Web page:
The policies, while better than the Coalition’s, were given a mixed review from Equality Australia which said that their anti-discrimination policies were lacking, as was their plan to combat conversion ‘therapy’, and domestic violence for queer people. Additionally, Labor had no policies to protect intersex people from harm.
In the October budget, Labor’s first in office, $1.3 million was earmarked over two years to support the health and wellbeing of LGBTQIA+ people. These included consultations to understand the barriers LGBTQIA+ people are up against when trying to access the healthcare system.
Additional funding was also provided to the charity QLife to recruit more volunteer support workers and 15 LGBTQIA+ specific workers to support domestic violence.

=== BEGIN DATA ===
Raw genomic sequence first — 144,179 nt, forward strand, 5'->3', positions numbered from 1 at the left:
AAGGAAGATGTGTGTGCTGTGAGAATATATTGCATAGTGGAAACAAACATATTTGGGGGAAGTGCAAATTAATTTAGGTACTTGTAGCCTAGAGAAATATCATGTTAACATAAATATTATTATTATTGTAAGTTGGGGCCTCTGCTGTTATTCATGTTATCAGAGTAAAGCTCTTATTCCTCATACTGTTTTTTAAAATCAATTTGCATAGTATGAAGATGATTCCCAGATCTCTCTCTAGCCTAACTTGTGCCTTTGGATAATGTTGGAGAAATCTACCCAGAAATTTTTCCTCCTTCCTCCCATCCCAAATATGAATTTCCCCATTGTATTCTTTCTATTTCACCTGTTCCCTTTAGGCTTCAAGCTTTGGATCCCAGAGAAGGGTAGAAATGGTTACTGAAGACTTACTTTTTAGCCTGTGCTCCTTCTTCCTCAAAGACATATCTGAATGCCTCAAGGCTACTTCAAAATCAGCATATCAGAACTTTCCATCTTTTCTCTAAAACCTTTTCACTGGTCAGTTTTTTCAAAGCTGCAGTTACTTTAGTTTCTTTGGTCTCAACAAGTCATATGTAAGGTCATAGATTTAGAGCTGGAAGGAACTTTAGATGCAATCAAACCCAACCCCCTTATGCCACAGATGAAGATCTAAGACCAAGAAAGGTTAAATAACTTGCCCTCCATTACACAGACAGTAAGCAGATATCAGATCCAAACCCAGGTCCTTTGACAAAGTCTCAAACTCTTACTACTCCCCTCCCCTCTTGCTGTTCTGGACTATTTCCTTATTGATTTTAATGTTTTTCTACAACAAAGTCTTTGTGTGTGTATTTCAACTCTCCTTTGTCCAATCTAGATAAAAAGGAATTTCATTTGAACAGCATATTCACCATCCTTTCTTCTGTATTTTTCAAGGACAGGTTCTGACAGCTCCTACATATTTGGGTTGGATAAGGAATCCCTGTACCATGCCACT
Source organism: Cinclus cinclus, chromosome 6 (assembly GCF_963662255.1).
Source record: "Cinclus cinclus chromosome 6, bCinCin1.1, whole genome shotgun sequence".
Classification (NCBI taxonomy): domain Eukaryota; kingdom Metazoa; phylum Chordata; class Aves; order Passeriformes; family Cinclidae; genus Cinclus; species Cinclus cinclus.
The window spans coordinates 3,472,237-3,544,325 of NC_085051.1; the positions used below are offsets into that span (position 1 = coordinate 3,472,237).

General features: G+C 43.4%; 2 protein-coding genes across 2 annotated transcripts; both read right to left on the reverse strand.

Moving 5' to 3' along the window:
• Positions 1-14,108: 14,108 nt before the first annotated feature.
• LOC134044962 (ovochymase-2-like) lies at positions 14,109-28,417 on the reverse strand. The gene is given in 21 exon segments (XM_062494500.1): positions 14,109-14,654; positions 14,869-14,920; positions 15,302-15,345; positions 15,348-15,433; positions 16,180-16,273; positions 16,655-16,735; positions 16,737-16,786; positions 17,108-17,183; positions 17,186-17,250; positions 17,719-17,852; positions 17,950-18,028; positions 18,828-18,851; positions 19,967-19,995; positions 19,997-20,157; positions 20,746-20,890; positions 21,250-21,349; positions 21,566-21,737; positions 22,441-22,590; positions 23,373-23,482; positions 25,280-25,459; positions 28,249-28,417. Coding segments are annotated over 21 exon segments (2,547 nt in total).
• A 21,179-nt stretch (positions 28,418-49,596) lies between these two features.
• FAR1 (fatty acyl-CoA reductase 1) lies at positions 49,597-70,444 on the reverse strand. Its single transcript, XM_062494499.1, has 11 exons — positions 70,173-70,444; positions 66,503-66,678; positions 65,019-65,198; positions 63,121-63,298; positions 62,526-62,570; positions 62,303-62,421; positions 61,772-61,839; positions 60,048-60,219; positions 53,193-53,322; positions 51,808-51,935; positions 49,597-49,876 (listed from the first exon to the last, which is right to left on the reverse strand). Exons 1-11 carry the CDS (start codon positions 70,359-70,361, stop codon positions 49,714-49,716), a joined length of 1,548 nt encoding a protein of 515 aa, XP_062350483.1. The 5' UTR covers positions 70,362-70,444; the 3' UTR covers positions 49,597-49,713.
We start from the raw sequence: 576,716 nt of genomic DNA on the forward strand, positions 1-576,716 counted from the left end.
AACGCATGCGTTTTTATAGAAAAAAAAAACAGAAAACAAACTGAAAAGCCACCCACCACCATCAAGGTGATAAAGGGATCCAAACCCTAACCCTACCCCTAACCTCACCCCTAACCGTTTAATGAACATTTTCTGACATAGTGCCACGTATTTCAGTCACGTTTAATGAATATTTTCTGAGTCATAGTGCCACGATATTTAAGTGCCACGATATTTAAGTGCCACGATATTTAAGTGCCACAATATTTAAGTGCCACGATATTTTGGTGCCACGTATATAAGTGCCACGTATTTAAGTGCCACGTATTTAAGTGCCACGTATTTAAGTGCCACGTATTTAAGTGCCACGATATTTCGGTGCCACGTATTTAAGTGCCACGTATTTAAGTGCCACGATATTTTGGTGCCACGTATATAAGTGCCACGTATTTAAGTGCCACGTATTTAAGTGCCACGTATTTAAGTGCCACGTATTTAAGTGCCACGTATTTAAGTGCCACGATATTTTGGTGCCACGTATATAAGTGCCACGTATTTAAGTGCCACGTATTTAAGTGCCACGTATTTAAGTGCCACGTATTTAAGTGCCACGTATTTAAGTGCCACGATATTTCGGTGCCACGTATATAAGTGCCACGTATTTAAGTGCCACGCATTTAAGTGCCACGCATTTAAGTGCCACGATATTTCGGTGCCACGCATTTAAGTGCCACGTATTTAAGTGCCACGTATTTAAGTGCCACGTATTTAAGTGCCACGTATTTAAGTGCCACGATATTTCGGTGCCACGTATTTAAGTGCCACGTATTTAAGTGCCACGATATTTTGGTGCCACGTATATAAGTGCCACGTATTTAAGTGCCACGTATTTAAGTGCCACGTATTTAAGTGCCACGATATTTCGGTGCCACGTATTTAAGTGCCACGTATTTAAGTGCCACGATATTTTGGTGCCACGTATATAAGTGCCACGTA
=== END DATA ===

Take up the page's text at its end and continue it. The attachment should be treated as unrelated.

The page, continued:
However, the budget did not include funding for LGBTQIA+ aged care, intersex public service funding, or gender-affirming care in the public service.
LGBTQIA+ Health congratulated Labor on the budget and said that it was “a step in the right direction” but said a lot more work needed to be done “to address the crisis in the mental health of LGBTQIA+ communities.”
What’s more, while Labor has yet to reform religious discrimination laws, steps have been made. Our Attorney General, Mark Dreyfus has commissioned a review into the country’s religious exemption rules for schools, the first formal step towards such reforms. That review is not due until April, with Labor unlikely to make any decisions on it until June.
So, progress does appear to be being made. Last week, Albanese confirmed he would become the first Prime Minister to march in the Mardi Gras Parade and, with Penny Wong as Foreign Minister, he has the first openly-gay woman in one of the top jobs in his cabinet.